When Mike Campbell busts out the 12-string on “Free Fallin'” or lifts his guitar chest-high and beats another searing solo out of the thing, I almost start to believe he’s one of the most underappreciated guitarists in rock ‘n roll. But that’s before Steve Winwood takes the stage to join the band for a killer take on “Can’t Find My Way Home,” and it immediately becomes apparent that Campbell, however accomplished as he may be, is one small trout in a sea of aging but wily sharks. Winwood’s fingers flutter over the guitar he straps on and strums in a single smooth motion–one he’s performed for nearly half a century now–a fact that’s evident in his effortless aplomb as he saunters over the the organ for a surprise from his Spencer David Group days, the enduring miracle of his voice overcoming the band’s noticeably rigid interpretation of “Gimme Some Lovin'”–though the crowd’s relatively indifferent response suggests it’s not an entirely welcome one, with lines to the pisser or the beer stand assembling in the aisles.

Something seems to sour on stage in the aftermath of Winwood’s cameo, as the Heartbreakers stumble out of their cover-by-the-numbers take on “Gimme Some Lovin'” with a frenetic delivery of “Saving Grace,” a newer track from Petty’s admittedly uneven but no-less underrated solo album, 2007’s Highway Companion. The band is obviously insecure in its newer material, as they overreach to turn the tune into a raving rocker with a clutter of misguided noise that ruins what is, in its original form, a blistering and bluesy rocker. For a band that is always remarkably true to each song’s original recording on stage, it’s an especially jarring moment that feels like an eternity.

Tom Petty: “Saving Grace,” Highway Companion (2007)

But a second wind of anthems follows, and you realize, with a modest touch of awe, just how relevant these guys have managed to remain throughout four decades now, tricking high schoolers into a love of Thunderclap Newman’s 1969 hit “Something in the Air” when Petty slapped it onto his greatest hits package in 1994, discovering a polished echo of grunge’s grit on the mischievous staple “Mary Jane’s Last Dance”–a song which, the second Petty unleashes it on stage here in Ft. Lauderdale, is met with the entire crowd’s instantaneous delirium, as if they’ve gone blue in the face holding their breath for this very moment since they took their seats at 8.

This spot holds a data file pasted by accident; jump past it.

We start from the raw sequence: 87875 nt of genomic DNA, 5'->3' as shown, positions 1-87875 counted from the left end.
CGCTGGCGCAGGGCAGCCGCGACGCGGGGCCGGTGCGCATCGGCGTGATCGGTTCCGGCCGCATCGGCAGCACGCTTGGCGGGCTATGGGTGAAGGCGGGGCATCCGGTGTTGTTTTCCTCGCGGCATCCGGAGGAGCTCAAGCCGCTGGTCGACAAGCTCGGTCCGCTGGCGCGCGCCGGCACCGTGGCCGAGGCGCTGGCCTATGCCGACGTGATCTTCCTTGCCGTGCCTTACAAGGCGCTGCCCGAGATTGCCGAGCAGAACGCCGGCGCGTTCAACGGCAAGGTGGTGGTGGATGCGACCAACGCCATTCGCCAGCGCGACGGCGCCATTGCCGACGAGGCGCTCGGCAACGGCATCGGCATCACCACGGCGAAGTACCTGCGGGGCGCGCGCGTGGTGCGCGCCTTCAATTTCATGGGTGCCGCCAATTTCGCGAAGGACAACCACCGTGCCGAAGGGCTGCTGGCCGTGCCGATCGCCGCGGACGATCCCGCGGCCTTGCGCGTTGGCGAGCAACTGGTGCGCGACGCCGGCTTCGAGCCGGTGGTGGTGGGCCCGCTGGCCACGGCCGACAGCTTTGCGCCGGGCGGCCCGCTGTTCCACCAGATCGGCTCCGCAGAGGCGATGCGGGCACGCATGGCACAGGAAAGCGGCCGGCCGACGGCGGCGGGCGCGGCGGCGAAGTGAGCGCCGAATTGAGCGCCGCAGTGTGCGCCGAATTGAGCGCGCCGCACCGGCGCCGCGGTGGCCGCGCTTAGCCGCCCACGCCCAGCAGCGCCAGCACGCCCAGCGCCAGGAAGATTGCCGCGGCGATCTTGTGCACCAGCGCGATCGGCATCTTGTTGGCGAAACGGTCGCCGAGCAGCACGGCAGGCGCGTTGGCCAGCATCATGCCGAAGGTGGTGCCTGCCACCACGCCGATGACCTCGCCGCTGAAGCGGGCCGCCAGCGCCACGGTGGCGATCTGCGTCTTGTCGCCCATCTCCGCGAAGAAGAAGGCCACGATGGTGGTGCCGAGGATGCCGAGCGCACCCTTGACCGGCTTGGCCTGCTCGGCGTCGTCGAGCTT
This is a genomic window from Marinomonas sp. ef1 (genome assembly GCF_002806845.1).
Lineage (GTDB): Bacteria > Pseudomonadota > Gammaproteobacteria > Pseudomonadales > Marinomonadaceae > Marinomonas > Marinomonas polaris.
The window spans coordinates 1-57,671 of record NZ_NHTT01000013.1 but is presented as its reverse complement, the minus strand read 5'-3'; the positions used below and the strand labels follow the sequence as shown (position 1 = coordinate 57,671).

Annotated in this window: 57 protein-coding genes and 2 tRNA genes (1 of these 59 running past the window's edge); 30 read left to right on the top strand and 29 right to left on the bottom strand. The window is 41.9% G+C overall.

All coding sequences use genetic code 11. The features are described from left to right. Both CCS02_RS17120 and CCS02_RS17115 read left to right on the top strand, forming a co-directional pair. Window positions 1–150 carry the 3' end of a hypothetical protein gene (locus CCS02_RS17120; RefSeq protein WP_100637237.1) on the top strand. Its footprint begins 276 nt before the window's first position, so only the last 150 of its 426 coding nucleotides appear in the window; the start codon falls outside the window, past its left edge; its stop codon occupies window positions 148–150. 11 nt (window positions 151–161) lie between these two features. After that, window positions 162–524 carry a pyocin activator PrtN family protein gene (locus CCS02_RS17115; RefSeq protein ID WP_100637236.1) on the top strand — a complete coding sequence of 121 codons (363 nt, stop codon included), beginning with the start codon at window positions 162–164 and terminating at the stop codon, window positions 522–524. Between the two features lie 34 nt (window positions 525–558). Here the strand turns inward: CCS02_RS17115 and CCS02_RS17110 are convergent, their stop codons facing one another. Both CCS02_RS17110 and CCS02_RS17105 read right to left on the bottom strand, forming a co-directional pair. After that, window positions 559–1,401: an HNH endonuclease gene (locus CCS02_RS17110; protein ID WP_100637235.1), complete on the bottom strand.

Petty and the band hopsctoch in and out of the four decades they swept through–the ’70s (Refugee, American Girl); the ’80s (End of the Line, Runnin’ Down A Dream, Don’t Come Around Here No More); the ’90s (Learning to Fly, Honey Bee, Won’t Back Down). But the true testament to just how many diamonds this band has mined over the years is the crowd of kids who fumble through the lot under the peach glow of parking lot lights after the show, singing their best rendition of “The Waiting,” yet another anthem which, somehow, just couldn’t be crammed into the 150-minutes of rock ‘n roll we witnessed under the dome of Ft. Lauderdale’s Bank Atlantic Center, one of many corporate civic centers cropping up around the country that look every bit as impersonal as their names suggest–a crudeness overshadowed only by the music of those folks who, as Rocky Frisco puts it, “write from the heart, not the wallet.”

Well, Petty’s wallet is doing just fine, but there’s something about the genuinely emotional response his music evokes–that couple embracing before me, the pot-bellied dad screaming the band’s songs back at them with his mesmerized son at his side–that proves beyond any doubt that Petty is one of the heroes Frisco had in mind–an authentic pioneer the likes of whom become fewer and farther between with each passing year.

Ft. Lauderdale Set List 7-15-08

You Wreck Me

Listen to Her Heart

Won’t Back Down

Even The Losers

Free Fallin’

Mary Jane’s Last Dance

End of the Line (Traveling Wilburys)

Can’t Find My Way Home (w/Steve Windwood)
Gimme Some Lovin’ (w/Steve Winwood)

Saving Grace


Honey Bee

Learning To Fly

Don’t Come Around Here No More



Runnin’ Down A Dream

Bo Didley’s A Gunslinger/Mystic Eyes

American Girl

Bob Dylan: Outtakes and Oversights

19th June


Bob Dylan’s recording career is replete with tragic omissions that might have turned mediocre albums into masterpieces–and sometimes at the least likely points of his career. In a fit of indulgent self-pity amid his now-infamous period of artistic oblivion in the 1980s, Dylan willfully refused to release some of the greatest songs he ever recorded–songs that might have established the 1980s as one of the most peculiarly fertile moments in his creative life. Many Dylan dorks (myself included) know that he kept from the public such sublimities as “Blind Willie McTell and “Foot of Pride,” recorded during the sessions for 1983’s Infidels with Mark Knopfler on guitar. He similarly refused to allow the great “Series of Dreams” to be included on 1989’s Oh Mercy–despite producer Daniel Lanois’s impassioned arguments to the contrary–taking the attitude that one more Bob Dylan song really doesn’t matter much in the scheme of things, a callous indifference that lends credence to one of two possibilities: 1.) artists really aren’t great judges of their own work, or 2.) Dylan struggled mightily to overcome the deliberate destruction of his reputation that he began after becoming disgusted with his fame in the late 1960s, a disgust that produced Self Portrait in 1969, probably the most famous “fuck you” album ever made (right up there with Lou Reed’s Metal Machine Music and Neil Young’s Everybody’s Rockin’).